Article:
The Louisiana Offshore Oil Port was operating nearly at capacity Sept. 5, awaiting restoration of power to the Clovelly, La., storage facility. LOOP shut down operations Aug. 27 before Hurricane Katrina made landfall at the mouth of the Mississippi River, but it subsequently made deliveries from storage to ExxonMobil Corp.'s Baton Rouge refinery.
"Resumption of LOOP's operations will be critical as many of the refineries [that it serves] will not be able to receive crude supplies by tanker from the Mississippi River until storm related damage can be repaired," said analysts at Purvin & Gertz Inc., Houston, in a Sept. 2 report. Traffic along the Mississippi, including crude shipments to many refineries is expected to remain at a standstill for "many, many days," said the US Coast Guard.
Sources report that a large number of barges broke loose from their moorings and sank in the Mississippi during the hurricane. Moreover, because of physical changes inflicted by flooding and silting along the lower Mississippi, said Purvin & Gertz, "The ship channel is not recognizable in some stretches. The US Army Corps of Engineers must remap the channel before it can open for tanker traffic."
The company noted, "At present the Corps is resource-constrained and preoccupied in trying to address the New Orleans levee breaches that have catastrophically flooded the city. The timing to reopen the river to ship traffic is a major unknown at this time."
A pipeline controlled by LOOP connects with the Capline pipeline system in St. James, La., which carries crude from the Gulf Coast to Midwest refineries. Capline returned to service Sept. 1 at a reduced rate and by Sept. 5 was operated at about 80% of capacity. Plantation Pipe Line Co. and Colonial Pipeline Co. reopened at reduced capacity two major product pipelines from the Gulf Coast to the East Coast and were back to full service by Sept. 3.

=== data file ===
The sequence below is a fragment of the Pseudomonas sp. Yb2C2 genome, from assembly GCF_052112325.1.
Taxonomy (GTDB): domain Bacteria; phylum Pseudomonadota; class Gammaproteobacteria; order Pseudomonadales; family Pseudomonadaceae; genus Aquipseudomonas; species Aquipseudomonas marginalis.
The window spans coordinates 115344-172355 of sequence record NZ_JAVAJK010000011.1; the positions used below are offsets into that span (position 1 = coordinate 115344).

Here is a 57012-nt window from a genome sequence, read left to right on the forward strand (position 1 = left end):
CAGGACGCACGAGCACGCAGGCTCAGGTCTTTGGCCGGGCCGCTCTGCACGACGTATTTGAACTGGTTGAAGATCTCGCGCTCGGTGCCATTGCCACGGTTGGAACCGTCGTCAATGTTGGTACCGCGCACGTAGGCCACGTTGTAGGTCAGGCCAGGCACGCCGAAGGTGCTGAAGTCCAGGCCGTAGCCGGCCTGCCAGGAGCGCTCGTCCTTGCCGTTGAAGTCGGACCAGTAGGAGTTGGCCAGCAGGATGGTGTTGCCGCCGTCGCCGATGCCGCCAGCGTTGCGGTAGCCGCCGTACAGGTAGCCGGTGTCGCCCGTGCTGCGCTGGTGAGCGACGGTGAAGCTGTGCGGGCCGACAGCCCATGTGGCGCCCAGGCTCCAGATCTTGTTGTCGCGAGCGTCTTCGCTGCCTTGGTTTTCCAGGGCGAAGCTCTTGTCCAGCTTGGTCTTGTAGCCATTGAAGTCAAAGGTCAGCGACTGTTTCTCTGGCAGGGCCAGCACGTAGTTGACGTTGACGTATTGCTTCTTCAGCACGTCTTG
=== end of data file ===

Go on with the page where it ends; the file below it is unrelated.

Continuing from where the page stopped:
The combined capacity of these pipelines is 2.6 million b/d. "The logistics of transporting multiple grades [of product] to marketing outlets is also being simplified by the elimination of some product specifications that are imposed by the US Environmental Protection Agency," the Purvin & Gertz analysts noted.
Before Katrina struck, the crude refining capacity along that area of the Gulf Coast totaled 2.4 million b/d, primarily in "large, highly complex facilities" capable of upgrading the lowest quality crudes. That capacity typically is filled 64% by imported crude and 36% domestic. Purvin & Gertz estimated the quality mix of that crude at 36% light sweet, 34% light sour, and 30% heavy sour. "The implication is that restoration of domestic light sweet production will be necessary to prevent continued widening of the light-heavy differential," analysts said.
"Current estimates are that 90% of this [refining] capacity has been seriously impacted or shut down by Katrina, with no definite timetable for restart in most cases," Purvin & Gertz reported. "Without this US Gulf Coast production [of refined products], drawdown of existing inventories and increased foreign imports will be required to maintain adequate finished product supply in the US market, at least until production is restored."
As a result, the US government for the first time in at least a decade asked European governments on Sept. 2 to release some of their emergency gasoline reserves. On that same date, IEA and the European Union Commission unanimously approved a measure to release 2 million b/d of oil from strategic storage for 30 days. Member countries would contribute emergency oil stocks to help offset US loss of 1.5 million b/d of oil production and 2 million b/d of refining capacity damaged by Katrina. About half of the released strategic oil would be crude from the US Strategic Petroleum Reserve and much of the rest product from Europe.
That move "will help a number of refiners . . . who face logistical problems in getting crude after the hurricane and who are sufficiently close to links to the facilities to have easy delivery," said analyst Paul Horsnell of Barclay's Capital, London "For all other refiners, getting the crude is not the problem."
He said, "What Katrina has done is to make an already tight gasoline situation far more serious, to potentially take heating oil out of a situation of ample supply at least back towards normality and maybe further, and to exacerbate the growing division between tight products and ample crude."
(Online Sept. 6, 2005; author's e-mail: firstname.lastname@example.org)